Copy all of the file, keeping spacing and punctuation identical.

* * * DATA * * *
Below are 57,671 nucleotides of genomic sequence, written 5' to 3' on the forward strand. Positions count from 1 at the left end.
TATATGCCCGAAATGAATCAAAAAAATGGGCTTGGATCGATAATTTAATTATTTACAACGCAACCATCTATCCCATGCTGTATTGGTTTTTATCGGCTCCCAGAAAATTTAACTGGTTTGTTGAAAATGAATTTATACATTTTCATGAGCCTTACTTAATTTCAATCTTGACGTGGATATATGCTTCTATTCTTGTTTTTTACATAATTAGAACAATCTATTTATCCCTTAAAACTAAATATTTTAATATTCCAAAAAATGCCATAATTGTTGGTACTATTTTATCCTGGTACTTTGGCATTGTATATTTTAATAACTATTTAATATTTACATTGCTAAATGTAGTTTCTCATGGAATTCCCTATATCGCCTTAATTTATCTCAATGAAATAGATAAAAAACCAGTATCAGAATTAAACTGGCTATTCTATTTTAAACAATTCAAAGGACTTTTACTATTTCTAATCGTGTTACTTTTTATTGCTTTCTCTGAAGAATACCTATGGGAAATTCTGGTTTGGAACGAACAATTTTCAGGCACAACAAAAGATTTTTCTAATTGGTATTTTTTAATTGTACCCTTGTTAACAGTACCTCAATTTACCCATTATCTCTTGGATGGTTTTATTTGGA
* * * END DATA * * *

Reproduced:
Below are 57,671 nucleotides of genomic sequence, written 5' to 3' on the forward strand. Positions count from 1 at the left end.
TATATGCCCGAAATGAATCAAAAAAATGGGCTTGGATCGATAATTTAATTATTTACAACGCAACCATCTATCCCATGCTGTATTGGTTTTTATCGGCTCCCAGAAAATTTAACTGGTTTGTTGAAAATGAATTTATACATTTTCATGAGCCTTACTTAATTTCAATCTTGACGTGGATATATGCTTCTATTCTTGTTTTTTACATAATTAGAACAATCTATTTATCCCTTAAAACTAAATATTTTAATATTCCAAAAAATGCCATAATTGTTGGTACTATTTTATCCTGGTACTTTGGCATTGTATATTTTAATAACTATTTAATATTTACATTGCTAAATGTAGTTTCTCATGGAATTCCCTATATCGCCTTAATTTATCTCAATGAAATAGATAAAAAACCAGTATCAGAATTAAACTGGCTATTCTATTTTAAACAATTCAAAGGACTTTTACTATTTCTAATCGTGTTACTTTTTATTGCTTTCTCTGAAGAATACCTATGGGAAATTCTGGTTTGGAACGAACAATTTTCAGGCACAACAAAAGATTTTTCTAATTGGTATTTTTTAATTGTACCCTTGTTAACAGTACCTCAATTTACCCATTATCTCTTGGATGGTTTTATTTGGA